Ingredient price weakness offers rare opportunity

by Josh Sosland
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Josh Sosland

Wheat futures remained range bound near contract and multiyear lows with the Kansas City December contract hovering near contract lows around the $4 a bu mark, almost $1 below the price a year earlier. Reflecting sizable 2016 production and the prospect of a significantly larger wheat carryover in 2017 than this year, the wheat price swoon has been further nudged by pressure on corn and soybeans.

Actually commodity pricing has been moving lower for about five years, and the depth of ingredient price weakness is not truly captured by a “mere” $1 a bu slump in wheat prices. The baking ingredient indexes, calculated each week by this publication to gauge overall ingredient costs for various grain-based foods, put pan bread last week at an index number of 147.3, down from 154.7 a year earlier and the lowest mid-October figure in more than a decade. At 147.3, the pan bread index is down 38% from the peak of 236.3 reached in 2012. Indexes for other baked foods like crackers and cake have fallen at least as steeply.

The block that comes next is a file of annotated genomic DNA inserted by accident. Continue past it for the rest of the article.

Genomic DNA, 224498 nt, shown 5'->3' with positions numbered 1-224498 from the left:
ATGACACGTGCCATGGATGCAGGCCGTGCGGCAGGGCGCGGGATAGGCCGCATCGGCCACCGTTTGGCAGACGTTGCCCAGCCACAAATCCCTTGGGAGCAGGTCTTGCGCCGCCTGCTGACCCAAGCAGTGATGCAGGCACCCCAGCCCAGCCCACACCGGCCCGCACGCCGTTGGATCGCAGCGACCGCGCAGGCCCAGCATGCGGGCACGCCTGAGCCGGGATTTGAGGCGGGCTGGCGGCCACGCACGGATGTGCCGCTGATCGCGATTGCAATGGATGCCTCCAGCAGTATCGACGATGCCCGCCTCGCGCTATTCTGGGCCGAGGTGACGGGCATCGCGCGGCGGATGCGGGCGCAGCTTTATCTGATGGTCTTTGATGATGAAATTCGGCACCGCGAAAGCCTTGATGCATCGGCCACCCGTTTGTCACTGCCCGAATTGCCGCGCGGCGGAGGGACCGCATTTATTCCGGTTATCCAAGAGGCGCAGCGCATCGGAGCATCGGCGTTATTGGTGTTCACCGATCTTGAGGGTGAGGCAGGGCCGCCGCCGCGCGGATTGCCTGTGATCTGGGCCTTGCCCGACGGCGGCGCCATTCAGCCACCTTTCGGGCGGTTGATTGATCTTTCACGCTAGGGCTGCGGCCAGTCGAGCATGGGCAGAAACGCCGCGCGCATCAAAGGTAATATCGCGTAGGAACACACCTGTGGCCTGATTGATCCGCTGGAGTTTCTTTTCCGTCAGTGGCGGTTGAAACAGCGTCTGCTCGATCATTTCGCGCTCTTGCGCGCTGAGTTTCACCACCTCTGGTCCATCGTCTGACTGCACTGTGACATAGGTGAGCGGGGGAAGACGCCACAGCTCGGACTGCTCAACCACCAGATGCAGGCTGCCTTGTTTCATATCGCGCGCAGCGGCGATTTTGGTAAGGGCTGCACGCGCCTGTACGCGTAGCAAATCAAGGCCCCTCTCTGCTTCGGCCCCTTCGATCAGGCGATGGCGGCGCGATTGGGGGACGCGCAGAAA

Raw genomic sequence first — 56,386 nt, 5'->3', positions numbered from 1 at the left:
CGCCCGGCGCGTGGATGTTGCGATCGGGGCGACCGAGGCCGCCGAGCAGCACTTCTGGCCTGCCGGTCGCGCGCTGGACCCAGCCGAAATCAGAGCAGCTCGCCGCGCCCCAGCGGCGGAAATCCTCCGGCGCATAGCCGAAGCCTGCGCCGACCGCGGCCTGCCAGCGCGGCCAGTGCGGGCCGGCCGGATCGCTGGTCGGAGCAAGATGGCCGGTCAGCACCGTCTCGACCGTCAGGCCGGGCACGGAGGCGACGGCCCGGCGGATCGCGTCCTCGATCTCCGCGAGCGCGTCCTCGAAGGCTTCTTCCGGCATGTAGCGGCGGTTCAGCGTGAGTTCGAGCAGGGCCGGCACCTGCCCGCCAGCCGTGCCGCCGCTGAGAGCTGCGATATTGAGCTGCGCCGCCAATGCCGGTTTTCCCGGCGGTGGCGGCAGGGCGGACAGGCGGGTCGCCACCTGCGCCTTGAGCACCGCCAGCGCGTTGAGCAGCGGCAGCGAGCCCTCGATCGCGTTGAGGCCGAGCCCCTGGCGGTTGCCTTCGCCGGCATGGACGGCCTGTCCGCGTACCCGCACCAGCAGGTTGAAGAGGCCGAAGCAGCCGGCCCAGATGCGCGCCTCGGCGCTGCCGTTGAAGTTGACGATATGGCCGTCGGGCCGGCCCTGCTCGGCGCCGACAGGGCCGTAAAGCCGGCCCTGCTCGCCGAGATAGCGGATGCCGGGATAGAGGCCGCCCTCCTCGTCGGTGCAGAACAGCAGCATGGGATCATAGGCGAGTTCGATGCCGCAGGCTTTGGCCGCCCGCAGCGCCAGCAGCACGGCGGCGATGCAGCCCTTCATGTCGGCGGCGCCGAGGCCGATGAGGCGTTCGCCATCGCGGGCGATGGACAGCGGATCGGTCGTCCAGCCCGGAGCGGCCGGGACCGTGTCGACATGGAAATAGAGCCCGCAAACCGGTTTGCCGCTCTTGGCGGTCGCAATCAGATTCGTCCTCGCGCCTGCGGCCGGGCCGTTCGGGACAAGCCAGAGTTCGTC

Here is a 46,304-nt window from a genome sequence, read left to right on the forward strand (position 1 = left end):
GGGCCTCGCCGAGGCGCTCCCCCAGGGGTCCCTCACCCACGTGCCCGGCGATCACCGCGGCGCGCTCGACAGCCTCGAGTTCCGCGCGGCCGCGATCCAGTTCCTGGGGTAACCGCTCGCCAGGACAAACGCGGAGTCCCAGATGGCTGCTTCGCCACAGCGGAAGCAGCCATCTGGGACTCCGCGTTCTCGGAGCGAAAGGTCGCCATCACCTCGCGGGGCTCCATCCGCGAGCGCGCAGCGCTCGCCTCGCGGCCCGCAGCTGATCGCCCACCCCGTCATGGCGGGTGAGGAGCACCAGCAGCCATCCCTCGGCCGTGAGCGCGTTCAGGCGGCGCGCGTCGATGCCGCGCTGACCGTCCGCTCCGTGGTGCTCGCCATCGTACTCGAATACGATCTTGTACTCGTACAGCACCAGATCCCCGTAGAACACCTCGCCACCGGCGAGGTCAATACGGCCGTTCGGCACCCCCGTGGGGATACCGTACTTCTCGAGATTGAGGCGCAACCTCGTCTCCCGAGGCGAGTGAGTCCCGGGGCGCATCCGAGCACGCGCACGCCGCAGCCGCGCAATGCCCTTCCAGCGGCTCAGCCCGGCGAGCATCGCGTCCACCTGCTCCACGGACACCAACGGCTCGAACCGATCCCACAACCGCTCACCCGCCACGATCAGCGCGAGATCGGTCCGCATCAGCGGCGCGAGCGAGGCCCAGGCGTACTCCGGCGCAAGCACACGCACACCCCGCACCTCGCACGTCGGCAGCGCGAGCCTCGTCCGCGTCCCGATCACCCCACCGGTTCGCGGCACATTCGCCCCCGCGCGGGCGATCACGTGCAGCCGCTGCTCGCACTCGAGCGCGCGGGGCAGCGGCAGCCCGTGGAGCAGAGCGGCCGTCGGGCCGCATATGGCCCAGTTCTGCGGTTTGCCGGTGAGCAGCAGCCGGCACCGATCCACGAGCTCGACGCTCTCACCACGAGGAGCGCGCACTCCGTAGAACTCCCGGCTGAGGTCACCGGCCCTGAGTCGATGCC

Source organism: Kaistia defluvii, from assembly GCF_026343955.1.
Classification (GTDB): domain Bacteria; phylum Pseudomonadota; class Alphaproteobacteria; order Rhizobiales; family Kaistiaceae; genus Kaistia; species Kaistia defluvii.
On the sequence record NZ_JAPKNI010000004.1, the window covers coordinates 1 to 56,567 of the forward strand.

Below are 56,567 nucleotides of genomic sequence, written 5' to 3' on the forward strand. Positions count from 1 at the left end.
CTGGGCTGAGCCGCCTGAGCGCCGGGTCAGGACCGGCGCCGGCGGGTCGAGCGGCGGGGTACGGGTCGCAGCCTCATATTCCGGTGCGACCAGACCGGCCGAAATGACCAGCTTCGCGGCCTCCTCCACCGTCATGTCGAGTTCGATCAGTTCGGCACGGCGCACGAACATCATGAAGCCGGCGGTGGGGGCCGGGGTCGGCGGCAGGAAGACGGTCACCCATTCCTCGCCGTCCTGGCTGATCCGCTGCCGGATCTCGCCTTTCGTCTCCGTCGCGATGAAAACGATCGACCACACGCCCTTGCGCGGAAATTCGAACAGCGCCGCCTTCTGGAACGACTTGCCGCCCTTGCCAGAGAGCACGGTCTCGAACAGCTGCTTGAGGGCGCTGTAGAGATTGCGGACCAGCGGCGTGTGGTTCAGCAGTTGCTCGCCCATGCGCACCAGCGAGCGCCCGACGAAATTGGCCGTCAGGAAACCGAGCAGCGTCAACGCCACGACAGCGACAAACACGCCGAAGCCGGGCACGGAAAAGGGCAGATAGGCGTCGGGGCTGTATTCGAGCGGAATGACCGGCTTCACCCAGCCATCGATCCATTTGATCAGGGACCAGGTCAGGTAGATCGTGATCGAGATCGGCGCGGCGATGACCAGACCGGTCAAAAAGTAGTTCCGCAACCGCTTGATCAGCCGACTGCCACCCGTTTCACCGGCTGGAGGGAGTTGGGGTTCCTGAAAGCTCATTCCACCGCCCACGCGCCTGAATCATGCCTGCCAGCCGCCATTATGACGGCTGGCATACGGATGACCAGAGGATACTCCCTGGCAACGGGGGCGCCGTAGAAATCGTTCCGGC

With the 2016 wheat harvests completed and the row crop harvests well under way, risks of a major rally in prices any time soon are not considered high. Still, many ingredient buyers have booked extensive forward coverage. Given the many other difficulties facing baking companies these days, it isn’t surprising that purchasing executives would happily avail themselves of the opportunity they see in ingredient prices near 10-year lows. 

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